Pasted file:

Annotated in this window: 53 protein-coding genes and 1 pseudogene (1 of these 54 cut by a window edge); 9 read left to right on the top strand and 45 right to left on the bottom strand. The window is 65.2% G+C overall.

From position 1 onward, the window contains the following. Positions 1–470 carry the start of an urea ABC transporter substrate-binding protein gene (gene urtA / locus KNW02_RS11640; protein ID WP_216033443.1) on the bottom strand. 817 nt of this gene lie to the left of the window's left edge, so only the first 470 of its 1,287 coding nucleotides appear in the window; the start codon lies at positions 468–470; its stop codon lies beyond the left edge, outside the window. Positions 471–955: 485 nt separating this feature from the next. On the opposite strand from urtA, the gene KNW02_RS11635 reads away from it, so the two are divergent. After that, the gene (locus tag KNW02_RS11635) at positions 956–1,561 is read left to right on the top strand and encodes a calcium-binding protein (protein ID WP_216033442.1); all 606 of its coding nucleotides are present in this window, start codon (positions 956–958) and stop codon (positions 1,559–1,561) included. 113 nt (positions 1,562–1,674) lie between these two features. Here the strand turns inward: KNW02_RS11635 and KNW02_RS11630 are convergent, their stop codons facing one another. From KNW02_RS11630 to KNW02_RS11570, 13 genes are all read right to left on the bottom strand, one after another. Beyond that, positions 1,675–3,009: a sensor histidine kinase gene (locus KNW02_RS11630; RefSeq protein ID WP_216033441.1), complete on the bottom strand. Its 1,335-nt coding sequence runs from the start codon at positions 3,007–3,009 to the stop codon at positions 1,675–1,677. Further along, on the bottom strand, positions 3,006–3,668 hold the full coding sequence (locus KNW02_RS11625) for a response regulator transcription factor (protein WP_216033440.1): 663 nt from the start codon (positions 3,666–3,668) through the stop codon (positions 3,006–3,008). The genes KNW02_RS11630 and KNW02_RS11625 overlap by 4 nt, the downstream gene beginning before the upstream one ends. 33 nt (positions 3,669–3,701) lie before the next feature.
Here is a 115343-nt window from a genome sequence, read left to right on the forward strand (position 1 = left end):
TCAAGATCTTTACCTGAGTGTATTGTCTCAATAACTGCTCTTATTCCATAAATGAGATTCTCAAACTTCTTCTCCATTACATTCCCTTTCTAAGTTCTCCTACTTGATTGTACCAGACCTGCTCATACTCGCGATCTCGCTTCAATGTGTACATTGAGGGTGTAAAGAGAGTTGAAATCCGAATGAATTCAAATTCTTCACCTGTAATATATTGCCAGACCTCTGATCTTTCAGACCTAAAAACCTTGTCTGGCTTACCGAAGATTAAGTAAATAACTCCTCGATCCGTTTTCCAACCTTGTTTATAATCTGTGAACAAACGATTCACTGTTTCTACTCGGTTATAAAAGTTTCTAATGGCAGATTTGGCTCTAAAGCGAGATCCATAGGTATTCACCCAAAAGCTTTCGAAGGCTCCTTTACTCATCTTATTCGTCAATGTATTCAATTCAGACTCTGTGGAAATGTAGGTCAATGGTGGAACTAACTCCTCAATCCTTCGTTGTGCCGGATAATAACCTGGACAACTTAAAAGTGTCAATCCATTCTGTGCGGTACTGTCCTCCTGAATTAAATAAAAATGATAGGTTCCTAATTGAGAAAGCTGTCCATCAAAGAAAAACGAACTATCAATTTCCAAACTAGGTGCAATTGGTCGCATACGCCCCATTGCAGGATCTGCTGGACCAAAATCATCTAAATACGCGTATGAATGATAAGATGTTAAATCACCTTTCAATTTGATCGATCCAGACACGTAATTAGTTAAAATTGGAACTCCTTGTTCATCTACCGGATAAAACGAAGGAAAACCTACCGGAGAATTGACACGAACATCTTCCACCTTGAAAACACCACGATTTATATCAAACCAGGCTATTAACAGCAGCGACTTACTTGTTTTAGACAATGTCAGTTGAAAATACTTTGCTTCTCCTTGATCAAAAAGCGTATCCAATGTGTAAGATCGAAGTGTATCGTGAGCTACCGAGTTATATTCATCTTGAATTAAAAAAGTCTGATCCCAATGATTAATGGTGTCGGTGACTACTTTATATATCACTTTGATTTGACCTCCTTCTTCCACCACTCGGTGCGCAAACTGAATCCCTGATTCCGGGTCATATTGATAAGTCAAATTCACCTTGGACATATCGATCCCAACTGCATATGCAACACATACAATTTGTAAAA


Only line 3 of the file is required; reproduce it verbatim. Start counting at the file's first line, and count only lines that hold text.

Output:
Here is a 115343-nt window from a genome sequence, read left to right on the forward strand (position 1 = left end):